Performing at the Israel Day Parade in NYC

But mostly its just good music. "We keep the lyrics light," Lazer explains, "not too explicitly Jewish or preachy—we strive for a universal appeal." They put out a mix of rock 'n roll and blues, spiced with a country influence. Some are lyrical and personal, where others are get-up-and-dance music. Very alive, from the heart; it's enjoyable and real.

"I believe" is Lazer's favorite. A slowly building, country style song, its straight forward refrain, "And I believe…", sung with simple sincerity, renewed and sustained me in a period of personal cynicism and disillusionment. "And I believe in the power of a song… And I believe, there's hope within humility…" It healed me and reaffirmed for me that it's not naïve; it's good and whole and human and right to stand up and once again affirm, "And I believe."

Just by being themselves, family men living Jewish lives, but wielding mean guitars and drumsticks, Yood is busting clichés, forging connections.

Gaining Popularity

"We started playing together in 2000," Lazer says. "We have a widely appreciated style and sound, and try to be a bridge to non-observant Israelis, breaking down barriers and misunderstandings. We play regularly in Mike's Place in Tel Aviv, and all over the country. Ynet, an Israeli media outlet generally antagonistic toward the religious, gave us a great write up.

The divisive 2005 expulsion from Gush Katif reinforced the need for healing and finding common ground. "We just knew our work was one way to counteract what was going on in the country," Lazer explains. "Music brings people together. We wanted Jews to connect with each other again, and we wanted to help connect people to their spiritual roots."

Yaacov treasures being able to connect with people from many backgrounds. "Playing in non-religious contexts as a religious Jew and just having a normal conversation with people is itself a big thing at times, it breaks down so many barriers between Jews, especially in Israel," he says. "And of course there are opportunities to discuss spiritual things, Judaism. We see amazing things all the time."

Yood's popularity continues to spread. They have played before a crowd of 10,000 at Israel's Dead Sea Festival, and before 30,000 people at NYC's Israel Day Parade—the only band invited back to the parade for two consecutive years. This fall found them rockin' their way through a thirteen venue, nine state Chabad on Campus tour. And their new CD, titled Real People, came out about one month ago. The first song, called Wastin' Away, was dedicated to Gilad Shalit, an Israeli soldier held hostage by Hamas terrorists, with the hope and prayer that he return home safely and speedily.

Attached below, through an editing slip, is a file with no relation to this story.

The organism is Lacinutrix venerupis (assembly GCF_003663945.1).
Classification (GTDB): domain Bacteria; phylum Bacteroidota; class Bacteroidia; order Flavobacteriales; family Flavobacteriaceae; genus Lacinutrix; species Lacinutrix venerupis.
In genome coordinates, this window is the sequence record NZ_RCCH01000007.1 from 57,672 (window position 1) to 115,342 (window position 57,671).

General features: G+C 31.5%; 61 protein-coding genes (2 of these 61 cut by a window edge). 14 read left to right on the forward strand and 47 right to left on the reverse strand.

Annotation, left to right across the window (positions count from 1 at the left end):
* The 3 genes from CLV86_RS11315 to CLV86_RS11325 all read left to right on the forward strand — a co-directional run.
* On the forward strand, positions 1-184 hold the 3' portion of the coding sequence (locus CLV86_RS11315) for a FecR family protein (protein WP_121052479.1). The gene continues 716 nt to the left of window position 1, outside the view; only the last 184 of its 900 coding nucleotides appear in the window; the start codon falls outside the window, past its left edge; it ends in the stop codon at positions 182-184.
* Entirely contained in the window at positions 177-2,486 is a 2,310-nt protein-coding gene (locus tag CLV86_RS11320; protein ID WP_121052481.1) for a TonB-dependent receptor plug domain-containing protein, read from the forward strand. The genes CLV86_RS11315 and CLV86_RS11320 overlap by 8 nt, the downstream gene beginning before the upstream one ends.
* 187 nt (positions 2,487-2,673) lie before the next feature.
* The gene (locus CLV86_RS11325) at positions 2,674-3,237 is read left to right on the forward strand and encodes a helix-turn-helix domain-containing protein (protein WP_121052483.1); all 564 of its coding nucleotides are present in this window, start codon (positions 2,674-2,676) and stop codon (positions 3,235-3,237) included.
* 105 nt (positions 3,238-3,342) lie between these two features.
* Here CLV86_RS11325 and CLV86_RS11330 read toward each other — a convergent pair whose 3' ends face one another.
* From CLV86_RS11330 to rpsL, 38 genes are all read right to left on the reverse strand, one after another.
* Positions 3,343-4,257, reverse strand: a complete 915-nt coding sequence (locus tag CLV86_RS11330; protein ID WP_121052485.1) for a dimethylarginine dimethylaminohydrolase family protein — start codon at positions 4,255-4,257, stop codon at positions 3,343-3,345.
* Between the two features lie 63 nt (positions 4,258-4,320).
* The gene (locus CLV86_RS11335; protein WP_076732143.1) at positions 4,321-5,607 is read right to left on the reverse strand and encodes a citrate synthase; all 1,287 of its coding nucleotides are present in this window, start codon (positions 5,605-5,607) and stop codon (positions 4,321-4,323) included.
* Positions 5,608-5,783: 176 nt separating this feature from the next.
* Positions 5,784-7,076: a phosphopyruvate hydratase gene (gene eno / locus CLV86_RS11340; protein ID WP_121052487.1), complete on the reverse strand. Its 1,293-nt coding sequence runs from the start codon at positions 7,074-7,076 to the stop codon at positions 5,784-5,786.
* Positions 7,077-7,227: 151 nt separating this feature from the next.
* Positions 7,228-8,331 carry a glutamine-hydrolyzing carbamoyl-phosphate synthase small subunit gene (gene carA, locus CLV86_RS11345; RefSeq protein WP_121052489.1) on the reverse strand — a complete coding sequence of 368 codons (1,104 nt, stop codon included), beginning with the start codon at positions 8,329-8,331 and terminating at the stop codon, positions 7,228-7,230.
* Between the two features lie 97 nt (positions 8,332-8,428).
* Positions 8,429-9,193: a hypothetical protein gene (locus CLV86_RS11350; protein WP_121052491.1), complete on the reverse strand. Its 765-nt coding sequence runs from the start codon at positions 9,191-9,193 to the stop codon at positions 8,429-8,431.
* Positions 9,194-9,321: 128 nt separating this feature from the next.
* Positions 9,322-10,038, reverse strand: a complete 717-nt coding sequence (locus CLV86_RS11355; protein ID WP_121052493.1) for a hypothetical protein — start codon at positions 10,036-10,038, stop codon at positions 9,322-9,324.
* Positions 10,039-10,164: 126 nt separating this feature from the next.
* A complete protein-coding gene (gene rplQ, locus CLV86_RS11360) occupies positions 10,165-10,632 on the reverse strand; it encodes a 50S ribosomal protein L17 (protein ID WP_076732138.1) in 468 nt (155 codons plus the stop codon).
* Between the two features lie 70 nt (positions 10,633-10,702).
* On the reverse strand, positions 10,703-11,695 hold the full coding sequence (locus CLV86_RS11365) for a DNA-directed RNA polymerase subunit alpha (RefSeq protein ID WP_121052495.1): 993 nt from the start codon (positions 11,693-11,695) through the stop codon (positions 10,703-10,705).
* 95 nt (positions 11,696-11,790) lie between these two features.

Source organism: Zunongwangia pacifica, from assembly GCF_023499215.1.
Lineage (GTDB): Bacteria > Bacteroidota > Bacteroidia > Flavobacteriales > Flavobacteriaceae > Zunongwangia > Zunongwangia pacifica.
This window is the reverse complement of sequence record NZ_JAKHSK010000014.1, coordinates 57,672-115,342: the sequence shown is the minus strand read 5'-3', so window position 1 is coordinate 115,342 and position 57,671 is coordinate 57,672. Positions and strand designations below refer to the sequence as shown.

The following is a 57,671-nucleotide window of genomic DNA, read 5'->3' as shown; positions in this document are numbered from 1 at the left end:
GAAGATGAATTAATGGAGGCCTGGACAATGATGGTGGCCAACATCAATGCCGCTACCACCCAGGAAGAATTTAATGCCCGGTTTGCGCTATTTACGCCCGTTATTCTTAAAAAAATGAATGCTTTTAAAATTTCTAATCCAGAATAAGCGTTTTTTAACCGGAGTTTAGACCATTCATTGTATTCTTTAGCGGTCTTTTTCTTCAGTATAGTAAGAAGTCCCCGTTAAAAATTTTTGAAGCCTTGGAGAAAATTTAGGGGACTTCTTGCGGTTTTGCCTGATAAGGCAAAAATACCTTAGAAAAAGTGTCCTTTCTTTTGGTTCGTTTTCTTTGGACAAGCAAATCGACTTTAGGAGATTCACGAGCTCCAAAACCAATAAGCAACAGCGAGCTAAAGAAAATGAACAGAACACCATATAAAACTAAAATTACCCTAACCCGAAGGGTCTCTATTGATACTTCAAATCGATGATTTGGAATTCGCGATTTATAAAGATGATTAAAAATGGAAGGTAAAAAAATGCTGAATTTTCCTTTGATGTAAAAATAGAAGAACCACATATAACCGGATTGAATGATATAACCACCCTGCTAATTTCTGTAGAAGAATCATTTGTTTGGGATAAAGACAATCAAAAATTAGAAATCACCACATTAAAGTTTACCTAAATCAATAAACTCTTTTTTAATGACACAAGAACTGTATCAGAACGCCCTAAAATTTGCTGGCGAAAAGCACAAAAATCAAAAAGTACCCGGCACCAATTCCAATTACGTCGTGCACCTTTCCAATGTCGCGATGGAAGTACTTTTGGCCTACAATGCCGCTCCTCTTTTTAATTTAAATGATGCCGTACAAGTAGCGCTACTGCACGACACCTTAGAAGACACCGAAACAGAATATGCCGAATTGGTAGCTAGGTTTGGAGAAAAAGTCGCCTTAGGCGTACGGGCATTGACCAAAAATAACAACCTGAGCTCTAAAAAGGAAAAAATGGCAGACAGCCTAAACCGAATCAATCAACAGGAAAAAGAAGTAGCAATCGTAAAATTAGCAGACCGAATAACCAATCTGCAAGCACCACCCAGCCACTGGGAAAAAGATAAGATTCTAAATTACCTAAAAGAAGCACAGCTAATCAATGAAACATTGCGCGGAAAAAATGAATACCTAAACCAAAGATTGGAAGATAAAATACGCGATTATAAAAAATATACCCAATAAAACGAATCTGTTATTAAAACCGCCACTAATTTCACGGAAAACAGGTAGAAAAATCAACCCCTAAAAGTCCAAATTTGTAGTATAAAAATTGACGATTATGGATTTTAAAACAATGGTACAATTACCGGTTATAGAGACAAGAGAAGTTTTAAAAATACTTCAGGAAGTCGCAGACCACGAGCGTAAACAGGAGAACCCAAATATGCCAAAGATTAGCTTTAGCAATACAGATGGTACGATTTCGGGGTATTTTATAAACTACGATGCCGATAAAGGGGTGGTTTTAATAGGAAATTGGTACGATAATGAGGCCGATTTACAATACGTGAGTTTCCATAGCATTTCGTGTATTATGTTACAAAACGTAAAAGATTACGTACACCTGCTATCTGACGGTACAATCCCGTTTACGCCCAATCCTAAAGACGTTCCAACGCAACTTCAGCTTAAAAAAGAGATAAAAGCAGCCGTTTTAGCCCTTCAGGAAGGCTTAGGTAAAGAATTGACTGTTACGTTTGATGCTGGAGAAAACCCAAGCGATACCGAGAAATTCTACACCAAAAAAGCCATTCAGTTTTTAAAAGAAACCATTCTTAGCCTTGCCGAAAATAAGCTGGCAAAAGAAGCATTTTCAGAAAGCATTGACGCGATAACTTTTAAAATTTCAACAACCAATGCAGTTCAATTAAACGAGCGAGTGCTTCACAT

Building bridges, making rapport and a good time are not just platitudes for these guys. Chaya Estrin, co-director of Chabad at the University of Washington had this to say. "We had Yood out to perform and spend Shabbat with our students. The students loved them, the band was so warm and interested in them, and just fun to hang out with. And they ROCKED, as all kinds of people, from Jewish students to frat boys passing by, were drawn into the outdoor concert."

Chaya's husband Elie comments, "They are not just great musicians, they are wonderful human beings. They care about people and everyone feels it."

They may be named after the smallest letter in the Hebrew alphabet, but Yood is making big waves and showing kids that being Jewish is happening, with their soaring, soulful riffs and tight sound.

Click here to listen to some of their music.

See also an article on Yood from our News section: Rock Band Inspired by Jewish Teachings Develops a Campus Following

Next to a poster advertising the release of their new CD
Next to a poster advertising the release of their new CD
At a Chabad on Campus function
At a Chabad on Campus function